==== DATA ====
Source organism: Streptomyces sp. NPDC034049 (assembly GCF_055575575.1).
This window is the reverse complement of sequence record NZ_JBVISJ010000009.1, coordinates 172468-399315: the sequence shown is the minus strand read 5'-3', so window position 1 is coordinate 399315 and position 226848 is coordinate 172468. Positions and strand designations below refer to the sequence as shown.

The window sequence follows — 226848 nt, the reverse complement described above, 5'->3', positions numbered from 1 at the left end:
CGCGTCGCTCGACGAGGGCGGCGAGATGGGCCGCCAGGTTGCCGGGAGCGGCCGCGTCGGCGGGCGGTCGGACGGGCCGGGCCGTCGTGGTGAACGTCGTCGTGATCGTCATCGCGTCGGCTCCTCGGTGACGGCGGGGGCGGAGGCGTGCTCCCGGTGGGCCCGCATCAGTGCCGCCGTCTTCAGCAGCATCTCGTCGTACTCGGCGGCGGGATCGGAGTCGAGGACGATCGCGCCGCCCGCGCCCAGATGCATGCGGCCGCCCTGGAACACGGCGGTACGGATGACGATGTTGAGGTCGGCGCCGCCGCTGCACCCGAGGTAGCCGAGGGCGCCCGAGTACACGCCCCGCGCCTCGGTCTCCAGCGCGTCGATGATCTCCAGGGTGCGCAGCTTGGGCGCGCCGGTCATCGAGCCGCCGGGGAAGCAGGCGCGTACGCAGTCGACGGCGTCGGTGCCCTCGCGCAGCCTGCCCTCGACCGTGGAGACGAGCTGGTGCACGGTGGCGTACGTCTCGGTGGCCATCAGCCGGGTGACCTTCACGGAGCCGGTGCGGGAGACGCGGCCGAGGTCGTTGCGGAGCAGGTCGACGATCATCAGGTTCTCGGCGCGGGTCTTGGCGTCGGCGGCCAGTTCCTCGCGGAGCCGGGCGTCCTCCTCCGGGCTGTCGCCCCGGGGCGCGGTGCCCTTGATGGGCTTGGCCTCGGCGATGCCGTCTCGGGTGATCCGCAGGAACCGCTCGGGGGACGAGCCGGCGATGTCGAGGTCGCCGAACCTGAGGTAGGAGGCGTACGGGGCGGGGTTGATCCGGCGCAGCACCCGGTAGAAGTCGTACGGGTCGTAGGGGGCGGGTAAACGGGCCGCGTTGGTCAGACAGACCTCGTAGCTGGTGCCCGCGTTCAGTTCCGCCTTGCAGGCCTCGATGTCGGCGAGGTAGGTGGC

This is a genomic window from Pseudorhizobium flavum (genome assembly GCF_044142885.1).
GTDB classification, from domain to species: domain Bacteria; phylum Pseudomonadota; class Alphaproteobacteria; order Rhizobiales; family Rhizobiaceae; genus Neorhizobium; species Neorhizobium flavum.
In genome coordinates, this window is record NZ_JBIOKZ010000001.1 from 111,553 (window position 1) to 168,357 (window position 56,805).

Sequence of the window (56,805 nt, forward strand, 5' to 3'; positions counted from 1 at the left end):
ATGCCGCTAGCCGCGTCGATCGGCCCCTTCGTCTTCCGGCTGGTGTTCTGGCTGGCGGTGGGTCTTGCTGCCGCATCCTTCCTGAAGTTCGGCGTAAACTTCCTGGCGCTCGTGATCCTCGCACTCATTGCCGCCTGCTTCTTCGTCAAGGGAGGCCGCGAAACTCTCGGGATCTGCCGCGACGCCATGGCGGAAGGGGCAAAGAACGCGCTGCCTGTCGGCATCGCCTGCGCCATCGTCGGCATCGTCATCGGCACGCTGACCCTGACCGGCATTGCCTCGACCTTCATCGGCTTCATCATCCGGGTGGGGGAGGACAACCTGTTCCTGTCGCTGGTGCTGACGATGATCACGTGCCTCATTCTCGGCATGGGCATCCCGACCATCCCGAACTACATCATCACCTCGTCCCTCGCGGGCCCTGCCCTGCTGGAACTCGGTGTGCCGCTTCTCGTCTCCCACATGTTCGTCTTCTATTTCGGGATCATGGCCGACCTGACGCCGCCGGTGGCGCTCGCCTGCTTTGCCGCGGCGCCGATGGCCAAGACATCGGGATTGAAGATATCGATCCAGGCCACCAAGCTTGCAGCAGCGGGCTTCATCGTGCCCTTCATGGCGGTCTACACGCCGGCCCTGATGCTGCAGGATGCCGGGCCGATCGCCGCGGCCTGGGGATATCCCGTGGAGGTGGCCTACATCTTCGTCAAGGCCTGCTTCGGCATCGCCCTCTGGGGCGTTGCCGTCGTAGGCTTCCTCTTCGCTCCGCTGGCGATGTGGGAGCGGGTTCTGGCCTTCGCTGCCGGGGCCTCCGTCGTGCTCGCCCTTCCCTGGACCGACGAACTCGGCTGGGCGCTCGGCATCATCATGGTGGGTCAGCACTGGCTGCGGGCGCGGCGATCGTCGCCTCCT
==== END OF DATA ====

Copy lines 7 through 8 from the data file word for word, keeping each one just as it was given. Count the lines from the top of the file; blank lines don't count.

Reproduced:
In genome coordinates, this window is record NZ_JBIOKZ010000001.1 from 111,553 (window position 1) to 168,357 (window position 56,805).

Sequence of the window (56,805 nt, forward strand, 5' to 3'; positions counted from 1 at the left end):